DoD published an interim rule at 68 FR 64557 on November 14, 2003, to remove DFARS requirements for contractors to register in the CCR database, since policy on this subject had been added to the FAR. The interim rule also addressed requirements for inclusion of CAGE codes on contracts and in the CCR database to accommodate DoD payment systems.

Three sources submitted comments on the interim DFARS rule. A discussion of the comments is provided below.

1. Comment: Provision of DUNS numbers and CAGE codes. One respondent stated that the interim rule appeared to require contracting officers to provide both a DUNS number and a CAGE code on contractual documents submitted to the payment office, whereas the previous DFARS coverage required either a DUNS number or a CAGE code.

DoD Response: The final rule revises DFARS 204.1103(e) to clarify that contracting officers must include the contractor's CAGE code on contractual documents transmitted to the payment office, instead of the DUNS number.

2. Comment: Timely assignment of CAGE codes. One respondent recommended adding a statement to the rule to address the need for the Defense Logistics Information Service to assign CAGE codes in a timely manner, to avoid payment delays and payment of interest.

DoD Response: DoD agrees that timely assignment of CAGE codes is important. However, such a statement is considered unnecessary for inclusion in the DFARS.

3. Comment: Contractor failure to provide correct or current CCR information. One respondent provided an example of a contractor's failure to maintain current information in the CCR database.

DoD Response: Contractors are responsible for maintaining CCR information and are required to review and update their information annually to ensure it is current, accurate, and complete.

This rule was not subject to Office of Management and Budget review under Executive Order 12866, dated September 30, 1993.

B. Regulatory Flexibility Act

DoD certifies that this final rule will not have a significant economic impact on a substantial number of small entities within the meaning of the Regulatory Flexibility Act, 5 U.S.C. 601, et seq., because the rule adds no new requirements for contractors. The rule removes DFARS text on Central Contractor Registration that has become obsolete as a result of policy that was added to the FAR, and retains existing requirements for use of Commercial and Government Entity codes in DoD contracts.

C. Paperwork Reduction Act

The Paperwork Reduction Act does not apply because the rule does not impose any information collection requirements that require the approval of the Office of Management and Budget under 44 U.S.C. 3501,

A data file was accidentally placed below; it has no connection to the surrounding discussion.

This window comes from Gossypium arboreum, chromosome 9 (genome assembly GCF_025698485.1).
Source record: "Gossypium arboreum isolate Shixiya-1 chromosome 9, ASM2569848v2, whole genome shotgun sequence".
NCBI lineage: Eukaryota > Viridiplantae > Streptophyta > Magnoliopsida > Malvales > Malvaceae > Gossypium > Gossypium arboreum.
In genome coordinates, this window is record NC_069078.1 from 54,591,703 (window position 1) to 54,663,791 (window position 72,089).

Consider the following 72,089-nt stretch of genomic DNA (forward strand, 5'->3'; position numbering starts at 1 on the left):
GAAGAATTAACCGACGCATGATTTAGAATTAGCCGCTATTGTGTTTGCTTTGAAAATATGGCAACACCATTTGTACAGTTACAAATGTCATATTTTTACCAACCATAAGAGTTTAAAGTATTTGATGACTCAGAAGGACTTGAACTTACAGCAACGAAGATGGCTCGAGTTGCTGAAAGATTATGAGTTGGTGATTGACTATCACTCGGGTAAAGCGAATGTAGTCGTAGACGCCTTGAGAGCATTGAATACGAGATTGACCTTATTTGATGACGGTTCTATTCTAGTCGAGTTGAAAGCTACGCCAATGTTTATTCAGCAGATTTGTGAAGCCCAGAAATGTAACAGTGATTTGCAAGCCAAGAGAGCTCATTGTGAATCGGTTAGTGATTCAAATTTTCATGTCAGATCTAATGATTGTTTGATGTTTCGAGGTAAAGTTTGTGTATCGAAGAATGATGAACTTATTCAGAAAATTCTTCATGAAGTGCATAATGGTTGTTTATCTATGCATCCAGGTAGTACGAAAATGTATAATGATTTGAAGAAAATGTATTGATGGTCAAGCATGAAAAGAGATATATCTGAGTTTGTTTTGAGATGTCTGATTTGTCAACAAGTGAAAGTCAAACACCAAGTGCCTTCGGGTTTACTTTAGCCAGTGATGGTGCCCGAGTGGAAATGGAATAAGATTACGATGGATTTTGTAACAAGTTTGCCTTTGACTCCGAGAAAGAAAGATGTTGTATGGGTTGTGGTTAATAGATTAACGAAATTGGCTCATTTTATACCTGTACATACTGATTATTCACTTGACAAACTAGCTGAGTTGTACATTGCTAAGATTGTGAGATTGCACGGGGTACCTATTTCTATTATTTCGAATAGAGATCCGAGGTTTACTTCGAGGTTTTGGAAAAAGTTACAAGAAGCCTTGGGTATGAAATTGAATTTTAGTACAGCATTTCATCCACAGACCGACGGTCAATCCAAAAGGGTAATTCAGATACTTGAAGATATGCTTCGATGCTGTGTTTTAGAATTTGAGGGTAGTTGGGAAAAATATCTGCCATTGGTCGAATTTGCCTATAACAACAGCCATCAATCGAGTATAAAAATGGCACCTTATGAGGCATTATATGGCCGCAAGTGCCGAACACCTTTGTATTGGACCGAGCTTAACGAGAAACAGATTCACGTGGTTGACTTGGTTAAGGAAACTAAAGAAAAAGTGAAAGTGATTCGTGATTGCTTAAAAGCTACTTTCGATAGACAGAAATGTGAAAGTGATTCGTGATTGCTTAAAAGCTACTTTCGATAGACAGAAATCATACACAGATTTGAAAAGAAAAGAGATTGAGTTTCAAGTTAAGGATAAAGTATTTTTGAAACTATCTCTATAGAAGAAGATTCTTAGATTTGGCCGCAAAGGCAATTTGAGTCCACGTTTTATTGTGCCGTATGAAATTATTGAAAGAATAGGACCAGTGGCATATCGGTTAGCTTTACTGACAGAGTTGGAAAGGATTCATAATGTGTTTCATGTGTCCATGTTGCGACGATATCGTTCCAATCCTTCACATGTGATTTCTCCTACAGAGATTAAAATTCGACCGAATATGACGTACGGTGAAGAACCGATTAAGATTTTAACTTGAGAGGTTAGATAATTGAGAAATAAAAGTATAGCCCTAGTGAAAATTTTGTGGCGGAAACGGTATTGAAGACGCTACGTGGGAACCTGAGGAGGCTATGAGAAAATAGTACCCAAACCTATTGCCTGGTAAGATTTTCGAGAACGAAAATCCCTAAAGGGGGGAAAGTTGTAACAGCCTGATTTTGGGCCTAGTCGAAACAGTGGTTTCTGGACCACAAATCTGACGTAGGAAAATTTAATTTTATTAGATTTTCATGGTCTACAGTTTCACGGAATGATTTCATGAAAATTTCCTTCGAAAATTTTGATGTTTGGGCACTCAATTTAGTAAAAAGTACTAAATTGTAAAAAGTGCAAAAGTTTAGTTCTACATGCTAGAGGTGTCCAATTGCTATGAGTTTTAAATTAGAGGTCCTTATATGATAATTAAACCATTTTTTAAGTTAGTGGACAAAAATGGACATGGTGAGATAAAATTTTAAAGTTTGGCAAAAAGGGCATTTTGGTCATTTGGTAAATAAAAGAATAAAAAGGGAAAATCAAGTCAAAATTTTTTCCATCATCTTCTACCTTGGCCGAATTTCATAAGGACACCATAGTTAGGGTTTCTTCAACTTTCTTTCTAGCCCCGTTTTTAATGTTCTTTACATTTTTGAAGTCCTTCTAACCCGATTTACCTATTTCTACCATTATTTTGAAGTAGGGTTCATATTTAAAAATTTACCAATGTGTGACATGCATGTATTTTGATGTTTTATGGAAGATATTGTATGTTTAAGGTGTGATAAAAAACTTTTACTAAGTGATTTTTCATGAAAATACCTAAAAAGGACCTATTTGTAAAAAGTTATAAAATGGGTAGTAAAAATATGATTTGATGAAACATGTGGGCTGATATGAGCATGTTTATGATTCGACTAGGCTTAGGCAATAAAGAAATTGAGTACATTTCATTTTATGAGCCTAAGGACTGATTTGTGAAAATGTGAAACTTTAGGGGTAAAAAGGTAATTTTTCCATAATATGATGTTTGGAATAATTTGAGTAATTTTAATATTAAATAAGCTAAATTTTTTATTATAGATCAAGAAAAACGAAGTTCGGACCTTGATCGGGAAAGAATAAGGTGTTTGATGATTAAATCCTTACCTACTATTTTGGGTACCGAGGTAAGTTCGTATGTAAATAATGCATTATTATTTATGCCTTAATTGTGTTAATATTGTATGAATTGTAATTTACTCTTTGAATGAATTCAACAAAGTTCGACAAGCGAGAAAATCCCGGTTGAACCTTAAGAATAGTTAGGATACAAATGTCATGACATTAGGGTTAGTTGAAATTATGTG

et seq.

List of Subjects in 48 CFR Part 204, 212, 213, and 252

Government procurement.

Michele P. Peterson,

Editor, Defense Acquisition Regulations System.

Accordingly, the interim rule amending 48 CFR parts 204, 212, 213, and 252, which was published at 68 FR 64557 on November 14, 2003, is adopted as a final rule with the following change:

PART 204-ADMINISTRATIVE MATTERS

1. The authority citation for 48 CFR part 204 continues to read as

follows:

Authority: 41 U.S.C. 421 and 48 CFR Chapter 1.

2. Section 204.1103 is revised to read as follows:

204.1103 Procedures.

(e) On contractual documents transmitted to the payment office, provide the Commercial and Government Entity code, instead of the DUNS number or DUNS+4 number, in accordance with agency procedures.

[FR Doc. 05-19464 Filed 9-29-05; 8:45 am]

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[Federal Register: September 30, 2005 (Volume 70, Number 189)]

DEPARTMENT OF DEFENSE

48 CFR Part 225

[DFARS Case 2005-D019]

Defense Federal Acquisition Regulation Supplement; Defense Logistics Agency Waiver Authority

AGENCY: Department of Defense (DoD).

ACTION: Final rule.

SUMMARY: DoD has issued a final rule amending the Defense Federal Acquisition Regulation Supplement (DFARS) to authorize the Defense Logistics Agency Component Acquisition Executive to waive domestic source restrictions on the acquisition of ball and roller bearings, when adequate domestic supplies are not available to meet DoD requirements on a timely basis.

EFFECTIVE DATE: September 30, 2005.

FOR FURTHER INFORMATION CONTACT: Ms. Amy Williams, Defense Acquisition Regulations Council, OUSD (AT&L) DPAP (DAR), IMD 3C132, 3062 Defense Pentagon, Washington, DC 20301-3062. Telephone (703) 602-0328; facsimile (703) 602-0350. Please cite DFARS Case 2005-D019.

SUPPLEMENTARY INFORMATION:

A. Background